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Dave Chase
720 followers -
Family Guy, Healthcare Entrepreneur, Mountain Athlete
Family Guy, Healthcare Entrepreneur, Mountain Athlete

720 followers
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Need advice? Give experts a call. Great UX & use of @Twilio Here's my profile as example https://clarity.fm/davechase

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New accelerators need to step up their game. I appreciate the spirit of letting a thousand flowers/accelerators bloom, however as a graduate of one and mentor in another, these accelerators are starting to seem like the 1000th photo sharing app -- i.e., questionable value proposition. $20k for 6% equity and no track record is going to set them up for failure.

We already have enough scorched earth in healthcare. Read the article by +jonah comstock in MobiHealth News. What would be your ideal accelerator attributes that would allow something like this S. Carolina accelerator to attract high quality companies and then, more importantly, have success? The top of my list would be ready buyers (providers, plans, life sciences, etc.) who have virtually published an RFP for a key gap they want filled and are ready to step up to a true partnership with a startup.  By far the most important thing for a startup is real customer traction. I'd like to see the accelerator put some skin in the game (beyond a pittance of $$) and align their interests more closely. For example, a real customer gets landed as a result of the accelerator. Then, and only then, the accelerator gets warrants. As a startup, that would be worth it. 

What's your take?

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New accelerators need to step up their game. I appreciate the spirit of letting a thousand flowers/accelerators bloom, however as a graduate of one and mentor in another, these accelerators are starting to seem like the 1000th photo sharing app -- i.e., questionable value proposition. $20k for 6% equity and no track record is going to set them up for failure.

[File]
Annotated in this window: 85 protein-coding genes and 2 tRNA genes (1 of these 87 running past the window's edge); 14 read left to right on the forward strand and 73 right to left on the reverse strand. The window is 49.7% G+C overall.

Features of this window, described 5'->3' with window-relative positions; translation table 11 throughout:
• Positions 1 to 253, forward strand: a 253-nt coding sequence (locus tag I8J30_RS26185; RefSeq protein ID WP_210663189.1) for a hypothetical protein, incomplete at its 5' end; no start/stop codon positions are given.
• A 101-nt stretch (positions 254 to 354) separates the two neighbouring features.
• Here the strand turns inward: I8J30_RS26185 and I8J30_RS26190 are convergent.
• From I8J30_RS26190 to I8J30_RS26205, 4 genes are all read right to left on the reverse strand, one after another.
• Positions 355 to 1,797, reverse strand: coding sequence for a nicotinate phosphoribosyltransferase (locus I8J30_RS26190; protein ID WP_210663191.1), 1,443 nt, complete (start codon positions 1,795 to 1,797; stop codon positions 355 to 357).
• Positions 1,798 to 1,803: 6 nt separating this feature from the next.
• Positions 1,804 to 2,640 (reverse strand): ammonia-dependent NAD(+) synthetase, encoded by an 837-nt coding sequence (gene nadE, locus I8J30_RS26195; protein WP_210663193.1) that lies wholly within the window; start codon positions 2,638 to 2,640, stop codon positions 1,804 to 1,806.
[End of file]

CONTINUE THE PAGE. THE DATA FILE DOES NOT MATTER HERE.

We already have enough scorched earth in healthcare. Read the article by +Jonah Comstock in MobiHealth News. What would be your ideal accelerator attributes that would allow something like this S. Carolina accelerator to attract high quality companies and then, more importantly, have success? The top of my list would be ready buyers (providers, plans, life sciences, etc.) who have virtually published an RFP for a key gap they want filled and are ready to step up to a true partnership with a startup.  By far the most important thing for a startup is real customer traction. I'd like to see the accelerator put some skin in the game (beyond a pittance of $$) and align their interests more closely. For example, a real customer gets landed as a result of the accelerator. Then, and only then, the accelerator gets warrants. As a startup, that would be worth it. 

What's your take?

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Today is Opening Day of Boating Season in Seattle. One of Seattle's great events and we have a perfect 75 degree day in store for the 10s of thousands on the water and shore. I sometimes use the crew team metaphor to describe the organizations such as those I highlighted in The Hot Spotters Sequel: Population Health Heroes http://www.forbes.com/sites/davechase/2013/04/30/the-hot-spotters-sequel-population-health-heroes/. They are a great example of how a team of medical professionals can achieve great results when well synchronized. Unfortunately in most of healthcare we have strong, smart people working very hard but they aren't coordinated as outlined in "Healthcare's Dirty Little Secret" that I linked to in the piece above. 
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Onerous equity deal from unproven healthtech accelerator - 8% for $35k & 12 weeks. No thanks.

If this is reported accurately, I can't imagine anyone other than desperate entrepreneurs taking this "deal". There are boatloads of great MDs that will gladly mentor a startup for much longer than 12 weeks -- e.g., bring them on as long-term advisor/mentors. Perhaps there is an amazing track record that I'm missing. Until a new accelerator gets a real track record, they need to back off on the onerous terms IMHO.